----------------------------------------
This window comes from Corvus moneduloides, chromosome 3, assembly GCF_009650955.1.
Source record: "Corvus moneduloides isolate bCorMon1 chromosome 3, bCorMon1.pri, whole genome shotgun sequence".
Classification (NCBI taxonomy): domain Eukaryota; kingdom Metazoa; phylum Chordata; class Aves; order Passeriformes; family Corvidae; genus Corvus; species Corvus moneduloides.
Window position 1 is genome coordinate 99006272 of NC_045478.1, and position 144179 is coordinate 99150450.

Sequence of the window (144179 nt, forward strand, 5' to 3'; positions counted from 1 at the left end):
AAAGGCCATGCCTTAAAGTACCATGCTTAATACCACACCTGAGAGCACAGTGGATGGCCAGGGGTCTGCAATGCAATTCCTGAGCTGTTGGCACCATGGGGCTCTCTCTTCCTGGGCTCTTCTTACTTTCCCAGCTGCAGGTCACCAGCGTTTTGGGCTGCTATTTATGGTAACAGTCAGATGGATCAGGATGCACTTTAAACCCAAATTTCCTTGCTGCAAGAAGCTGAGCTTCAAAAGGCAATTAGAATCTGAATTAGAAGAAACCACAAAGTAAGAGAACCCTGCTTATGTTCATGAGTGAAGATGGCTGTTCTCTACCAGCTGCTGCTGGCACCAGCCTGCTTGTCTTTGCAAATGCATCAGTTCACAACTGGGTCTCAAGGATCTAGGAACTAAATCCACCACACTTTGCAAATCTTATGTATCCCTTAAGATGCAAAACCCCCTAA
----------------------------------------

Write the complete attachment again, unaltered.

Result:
This window comes from Corvus moneduloides, chromosome 3, assembly GCF_009650955.1.
Source record: "Corvus moneduloides isolate bCorMon1 chromosome 3, bCorMon1.pri, whole genome shotgun sequence".
Classification (NCBI taxonomy): domain Eukaryota; kingdom Metazoa; phylum Chordata; class Aves; order Passeriformes; family Corvidae; genus Corvus; species Corvus moneduloides.
Window position 1 is genome coordinate 99006272 of NC_045478.1, and position 144179 is coordinate 99150450.

Sequence of the window (144179 nt, forward strand, 5' to 3'; positions counted from 1 at the left end):
AAAGGCCATGCCTTAAAGTACCATGCTTAATACCACACCTGAGAGCACAGTGGATGGCCAGGGGTCTGCAATGCAATTCCTGAGCTGTTGGCACCATGGGGCTCTCTCTTCCTGGGCTCTTCTTACTTTCCCAGCTGCAGGTCACCAGCGTTTTGGGCTGCTATTTATGGTAACAGTCAGATGGATCAGGATGCACTTTAAACCCAAATTTCCTTGCTGCAAGAAGCTGAGCTTCAAAAGGCAATTAGAATCTGAATTAGAAGAAACCACAAAGTAAGAGAACCCTGCTTATGTTCATGAGTGAAGATGGCTGTTCTCTACCAGCTGCTGCTGGCACCAGCCTGCTTGTCTTTGCAAATGCATCAGTTCACAACTGGGTCTCAAGGATCTAGGAACTAAATCCACCACACTTTGCAAATCTTATGTATCCCTTAAGATGCAAAACCCCCTAA